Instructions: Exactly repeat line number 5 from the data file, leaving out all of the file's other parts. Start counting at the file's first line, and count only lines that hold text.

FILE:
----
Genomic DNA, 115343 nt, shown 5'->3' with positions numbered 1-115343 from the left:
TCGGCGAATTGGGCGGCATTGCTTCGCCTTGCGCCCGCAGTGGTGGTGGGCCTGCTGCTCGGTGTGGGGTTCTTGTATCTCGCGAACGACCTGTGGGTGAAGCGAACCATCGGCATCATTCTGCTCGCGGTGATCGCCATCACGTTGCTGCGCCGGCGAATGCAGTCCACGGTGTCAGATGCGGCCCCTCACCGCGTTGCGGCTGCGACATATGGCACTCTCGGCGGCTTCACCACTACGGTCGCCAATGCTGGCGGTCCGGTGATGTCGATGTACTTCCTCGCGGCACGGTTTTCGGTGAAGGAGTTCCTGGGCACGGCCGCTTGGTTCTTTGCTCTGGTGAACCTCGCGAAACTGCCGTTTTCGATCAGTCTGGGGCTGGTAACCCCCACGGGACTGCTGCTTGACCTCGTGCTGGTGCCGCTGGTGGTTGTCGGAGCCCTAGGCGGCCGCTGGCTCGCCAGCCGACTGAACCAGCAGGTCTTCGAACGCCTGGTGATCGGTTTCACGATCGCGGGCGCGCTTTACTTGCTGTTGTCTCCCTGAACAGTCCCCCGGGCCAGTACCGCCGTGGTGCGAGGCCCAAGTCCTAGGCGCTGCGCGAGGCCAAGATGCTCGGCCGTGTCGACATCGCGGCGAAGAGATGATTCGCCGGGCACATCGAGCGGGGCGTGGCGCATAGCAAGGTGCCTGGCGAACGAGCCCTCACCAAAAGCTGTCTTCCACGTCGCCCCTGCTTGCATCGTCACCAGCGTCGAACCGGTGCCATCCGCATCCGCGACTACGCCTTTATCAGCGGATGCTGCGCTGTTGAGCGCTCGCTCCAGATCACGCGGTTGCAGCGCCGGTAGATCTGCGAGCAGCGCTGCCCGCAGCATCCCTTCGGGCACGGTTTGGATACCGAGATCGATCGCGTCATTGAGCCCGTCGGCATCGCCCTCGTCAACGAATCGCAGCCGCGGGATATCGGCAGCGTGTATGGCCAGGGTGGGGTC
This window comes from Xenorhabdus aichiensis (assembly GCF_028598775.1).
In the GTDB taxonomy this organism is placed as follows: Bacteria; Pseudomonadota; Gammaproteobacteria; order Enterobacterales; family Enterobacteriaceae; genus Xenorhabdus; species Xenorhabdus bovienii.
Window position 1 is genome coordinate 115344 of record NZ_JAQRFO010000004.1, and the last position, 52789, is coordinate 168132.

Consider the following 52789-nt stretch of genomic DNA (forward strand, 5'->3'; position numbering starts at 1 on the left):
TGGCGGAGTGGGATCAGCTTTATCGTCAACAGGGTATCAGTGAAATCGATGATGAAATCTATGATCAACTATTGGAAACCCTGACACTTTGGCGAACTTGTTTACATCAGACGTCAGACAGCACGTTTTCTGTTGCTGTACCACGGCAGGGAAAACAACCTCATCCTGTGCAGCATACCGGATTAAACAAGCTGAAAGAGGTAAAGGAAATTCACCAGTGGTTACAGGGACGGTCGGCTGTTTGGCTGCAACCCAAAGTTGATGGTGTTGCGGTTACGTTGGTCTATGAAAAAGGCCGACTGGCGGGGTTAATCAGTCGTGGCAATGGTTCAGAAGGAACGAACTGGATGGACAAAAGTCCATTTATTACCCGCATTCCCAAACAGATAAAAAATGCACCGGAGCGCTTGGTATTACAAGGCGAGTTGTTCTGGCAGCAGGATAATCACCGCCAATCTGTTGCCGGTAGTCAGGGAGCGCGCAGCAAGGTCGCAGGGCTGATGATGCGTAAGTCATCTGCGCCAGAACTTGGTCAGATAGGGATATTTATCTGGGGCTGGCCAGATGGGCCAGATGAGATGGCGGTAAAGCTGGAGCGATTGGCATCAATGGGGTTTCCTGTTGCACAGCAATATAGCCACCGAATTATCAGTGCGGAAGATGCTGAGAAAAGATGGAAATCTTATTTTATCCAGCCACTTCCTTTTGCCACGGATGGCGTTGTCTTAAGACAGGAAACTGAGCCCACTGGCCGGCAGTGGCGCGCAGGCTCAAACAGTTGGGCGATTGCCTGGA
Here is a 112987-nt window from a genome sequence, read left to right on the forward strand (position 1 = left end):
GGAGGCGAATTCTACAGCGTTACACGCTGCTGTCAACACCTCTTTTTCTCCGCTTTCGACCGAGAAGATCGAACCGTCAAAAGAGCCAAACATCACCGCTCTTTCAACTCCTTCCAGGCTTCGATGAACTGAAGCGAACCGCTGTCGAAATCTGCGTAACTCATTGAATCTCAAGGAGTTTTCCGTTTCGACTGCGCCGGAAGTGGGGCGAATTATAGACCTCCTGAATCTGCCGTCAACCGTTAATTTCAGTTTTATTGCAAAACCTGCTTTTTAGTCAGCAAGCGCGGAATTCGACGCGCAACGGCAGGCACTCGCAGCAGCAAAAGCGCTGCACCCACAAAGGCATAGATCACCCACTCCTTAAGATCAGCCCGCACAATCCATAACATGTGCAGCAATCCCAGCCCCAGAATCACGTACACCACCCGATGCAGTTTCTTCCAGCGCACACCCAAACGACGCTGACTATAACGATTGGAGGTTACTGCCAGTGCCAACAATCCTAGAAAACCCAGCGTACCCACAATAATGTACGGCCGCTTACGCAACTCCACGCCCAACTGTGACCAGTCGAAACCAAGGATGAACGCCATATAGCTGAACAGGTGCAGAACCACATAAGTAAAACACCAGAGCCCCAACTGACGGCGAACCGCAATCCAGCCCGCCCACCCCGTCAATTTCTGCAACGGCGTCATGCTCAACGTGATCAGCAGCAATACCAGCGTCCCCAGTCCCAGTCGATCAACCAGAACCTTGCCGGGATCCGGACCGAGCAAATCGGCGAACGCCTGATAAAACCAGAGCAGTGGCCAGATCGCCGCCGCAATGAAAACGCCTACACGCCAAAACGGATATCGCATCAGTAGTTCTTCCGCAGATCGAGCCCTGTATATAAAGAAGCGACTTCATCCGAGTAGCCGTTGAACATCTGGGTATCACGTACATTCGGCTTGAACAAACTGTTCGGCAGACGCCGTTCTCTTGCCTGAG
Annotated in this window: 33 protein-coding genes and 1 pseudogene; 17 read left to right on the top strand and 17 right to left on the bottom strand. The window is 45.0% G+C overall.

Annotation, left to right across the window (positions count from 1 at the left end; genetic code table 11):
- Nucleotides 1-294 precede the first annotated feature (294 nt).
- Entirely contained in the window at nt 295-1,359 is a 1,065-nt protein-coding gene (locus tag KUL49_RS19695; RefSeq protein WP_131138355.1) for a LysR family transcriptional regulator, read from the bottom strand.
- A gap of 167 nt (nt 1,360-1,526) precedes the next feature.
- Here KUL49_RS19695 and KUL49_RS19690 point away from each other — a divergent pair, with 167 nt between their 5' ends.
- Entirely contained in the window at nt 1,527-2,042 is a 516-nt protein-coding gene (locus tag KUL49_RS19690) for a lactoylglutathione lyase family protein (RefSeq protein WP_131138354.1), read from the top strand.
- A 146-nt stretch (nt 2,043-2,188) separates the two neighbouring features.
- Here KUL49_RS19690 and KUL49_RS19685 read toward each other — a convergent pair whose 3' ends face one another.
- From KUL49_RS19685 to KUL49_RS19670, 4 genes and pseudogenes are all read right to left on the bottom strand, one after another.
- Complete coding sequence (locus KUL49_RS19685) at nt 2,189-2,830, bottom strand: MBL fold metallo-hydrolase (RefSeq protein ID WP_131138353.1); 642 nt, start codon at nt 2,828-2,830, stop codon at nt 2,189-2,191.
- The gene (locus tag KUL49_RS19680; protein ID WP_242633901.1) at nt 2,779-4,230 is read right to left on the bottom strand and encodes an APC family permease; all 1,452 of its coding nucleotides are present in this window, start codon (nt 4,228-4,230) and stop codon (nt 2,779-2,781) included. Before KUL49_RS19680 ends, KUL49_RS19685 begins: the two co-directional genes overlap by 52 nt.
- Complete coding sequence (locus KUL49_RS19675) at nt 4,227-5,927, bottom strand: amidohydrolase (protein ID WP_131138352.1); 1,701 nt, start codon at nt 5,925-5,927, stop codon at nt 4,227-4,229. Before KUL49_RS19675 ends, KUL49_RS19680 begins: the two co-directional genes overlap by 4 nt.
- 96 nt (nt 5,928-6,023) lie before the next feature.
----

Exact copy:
Window position 1 is genome coordinate 115344 of record NZ_JAQRFO010000004.1, and the last position, 52789, is coordinate 168132.